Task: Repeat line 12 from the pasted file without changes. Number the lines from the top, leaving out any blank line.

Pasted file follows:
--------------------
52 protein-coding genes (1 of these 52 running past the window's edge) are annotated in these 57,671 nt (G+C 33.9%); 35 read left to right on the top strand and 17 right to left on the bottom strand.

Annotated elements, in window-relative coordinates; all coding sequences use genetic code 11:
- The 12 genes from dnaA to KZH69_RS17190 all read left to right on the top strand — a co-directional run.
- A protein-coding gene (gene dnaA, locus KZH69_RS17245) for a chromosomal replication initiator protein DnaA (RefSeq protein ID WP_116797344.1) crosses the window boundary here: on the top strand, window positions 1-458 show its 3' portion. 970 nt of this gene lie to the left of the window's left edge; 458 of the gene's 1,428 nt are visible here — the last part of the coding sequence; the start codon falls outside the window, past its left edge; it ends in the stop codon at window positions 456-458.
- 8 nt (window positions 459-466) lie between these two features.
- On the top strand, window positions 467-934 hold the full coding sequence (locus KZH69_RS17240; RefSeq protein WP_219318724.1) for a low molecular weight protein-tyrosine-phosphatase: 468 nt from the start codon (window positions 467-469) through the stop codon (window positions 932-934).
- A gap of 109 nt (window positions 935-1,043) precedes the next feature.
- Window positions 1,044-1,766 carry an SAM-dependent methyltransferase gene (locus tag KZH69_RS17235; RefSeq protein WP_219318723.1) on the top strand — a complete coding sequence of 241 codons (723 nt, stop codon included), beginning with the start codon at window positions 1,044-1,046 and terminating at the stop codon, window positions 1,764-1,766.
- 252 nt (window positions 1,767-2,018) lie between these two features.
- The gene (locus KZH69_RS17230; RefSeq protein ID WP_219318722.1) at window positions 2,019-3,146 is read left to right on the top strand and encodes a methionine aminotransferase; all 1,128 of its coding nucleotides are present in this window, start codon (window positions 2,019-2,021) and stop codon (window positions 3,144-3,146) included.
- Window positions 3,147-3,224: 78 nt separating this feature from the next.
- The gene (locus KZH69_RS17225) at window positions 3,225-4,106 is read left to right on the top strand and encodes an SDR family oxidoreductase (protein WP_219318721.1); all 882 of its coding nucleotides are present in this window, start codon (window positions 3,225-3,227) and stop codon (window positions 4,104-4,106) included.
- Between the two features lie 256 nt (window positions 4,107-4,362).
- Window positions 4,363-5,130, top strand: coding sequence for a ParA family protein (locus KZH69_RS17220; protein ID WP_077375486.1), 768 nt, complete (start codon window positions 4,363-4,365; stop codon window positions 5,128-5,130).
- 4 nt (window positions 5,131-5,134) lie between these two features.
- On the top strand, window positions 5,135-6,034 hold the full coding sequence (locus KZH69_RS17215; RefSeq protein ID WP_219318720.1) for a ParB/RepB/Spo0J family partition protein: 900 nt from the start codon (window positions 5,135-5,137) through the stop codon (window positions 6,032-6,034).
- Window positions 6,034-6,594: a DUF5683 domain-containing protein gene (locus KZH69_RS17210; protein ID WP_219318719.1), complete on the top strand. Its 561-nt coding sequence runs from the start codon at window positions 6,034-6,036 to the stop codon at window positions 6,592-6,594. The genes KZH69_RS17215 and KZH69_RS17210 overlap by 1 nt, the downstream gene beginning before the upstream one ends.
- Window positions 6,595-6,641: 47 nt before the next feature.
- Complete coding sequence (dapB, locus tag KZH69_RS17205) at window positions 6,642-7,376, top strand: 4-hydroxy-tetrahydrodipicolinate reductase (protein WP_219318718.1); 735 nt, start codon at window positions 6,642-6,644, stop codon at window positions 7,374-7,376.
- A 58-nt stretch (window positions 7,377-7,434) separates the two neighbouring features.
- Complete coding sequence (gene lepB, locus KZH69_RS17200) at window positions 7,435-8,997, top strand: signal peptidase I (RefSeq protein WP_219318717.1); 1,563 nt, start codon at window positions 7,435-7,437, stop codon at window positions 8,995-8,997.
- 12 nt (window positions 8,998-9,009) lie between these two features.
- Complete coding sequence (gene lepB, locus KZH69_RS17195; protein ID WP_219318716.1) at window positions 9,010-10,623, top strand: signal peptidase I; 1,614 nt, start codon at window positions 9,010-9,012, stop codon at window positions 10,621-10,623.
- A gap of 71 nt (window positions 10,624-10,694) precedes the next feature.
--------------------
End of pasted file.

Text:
- The gene (locus KZH69_RS17225) at window positions 3,225-4,106 is read left to right on the top strand and encodes an SDR family oxidoreductase (protein WP_219318721.1); all 882 of its coding nucleotides are present in this window, start codon (window positions 3,225-3,227) and stop codon (window positions 4,104-4,106) included.